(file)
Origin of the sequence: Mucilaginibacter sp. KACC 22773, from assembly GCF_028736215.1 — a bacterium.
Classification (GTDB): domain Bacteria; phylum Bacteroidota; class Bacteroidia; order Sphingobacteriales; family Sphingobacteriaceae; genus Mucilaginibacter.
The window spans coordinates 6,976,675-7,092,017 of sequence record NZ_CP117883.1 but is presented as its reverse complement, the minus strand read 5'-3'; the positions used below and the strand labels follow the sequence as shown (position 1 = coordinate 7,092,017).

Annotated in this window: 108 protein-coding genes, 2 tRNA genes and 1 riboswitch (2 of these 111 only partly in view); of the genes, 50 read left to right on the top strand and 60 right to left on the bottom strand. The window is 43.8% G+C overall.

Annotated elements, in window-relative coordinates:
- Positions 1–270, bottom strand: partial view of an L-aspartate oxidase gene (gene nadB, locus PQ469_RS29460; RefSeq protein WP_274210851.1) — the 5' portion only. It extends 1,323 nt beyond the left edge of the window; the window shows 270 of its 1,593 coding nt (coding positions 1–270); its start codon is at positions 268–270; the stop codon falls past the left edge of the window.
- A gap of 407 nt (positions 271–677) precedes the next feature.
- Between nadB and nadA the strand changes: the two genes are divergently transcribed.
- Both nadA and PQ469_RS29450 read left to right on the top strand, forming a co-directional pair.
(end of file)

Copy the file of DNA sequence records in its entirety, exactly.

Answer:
Origin of the sequence: Mucilaginibacter sp. KACC 22773, from assembly GCF_028736215.1 — a bacterium.
Classification (GTDB): domain Bacteria; phylum Bacteroidota; class Bacteroidia; order Sphingobacteriales; family Sphingobacteriaceae; genus Mucilaginibacter.
The window spans coordinates 6,976,675-7,092,017 of sequence record NZ_CP117883.1 but is presented as its reverse complement, the minus strand read 5'-3'; the positions used below and the strand labels follow the sequence as shown (position 1 = coordinate 7,092,017).

Annotated in this window: 108 protein-coding genes, 2 tRNA genes and 1 riboswitch (2 of these 111 only partly in view); of the genes, 50 read left to right on the top strand and 60 right to left on the bottom strand. The window is 43.8% G+C overall.

Annotated elements, in window-relative coordinates:
- Positions 1–270, bottom strand: partial view of an L-aspartate oxidase gene (gene nadB, locus PQ469_RS29460; RefSeq protein WP_274210851.1) — the 5' portion only. It extends 1,323 nt beyond the left edge of the window; the window shows 270 of its 1,593 coding nt (coding positions 1–270); its start codon is at positions 268–270; the stop codon falls past the left edge of the window.
- A gap of 407 nt (positions 271–677) precedes the next feature.
- Between nadB and nadA the strand changes: the two genes are divergently transcribed.
- Both nadA and PQ469_RS29450 read left to right on the top strand, forming a co-directional pair.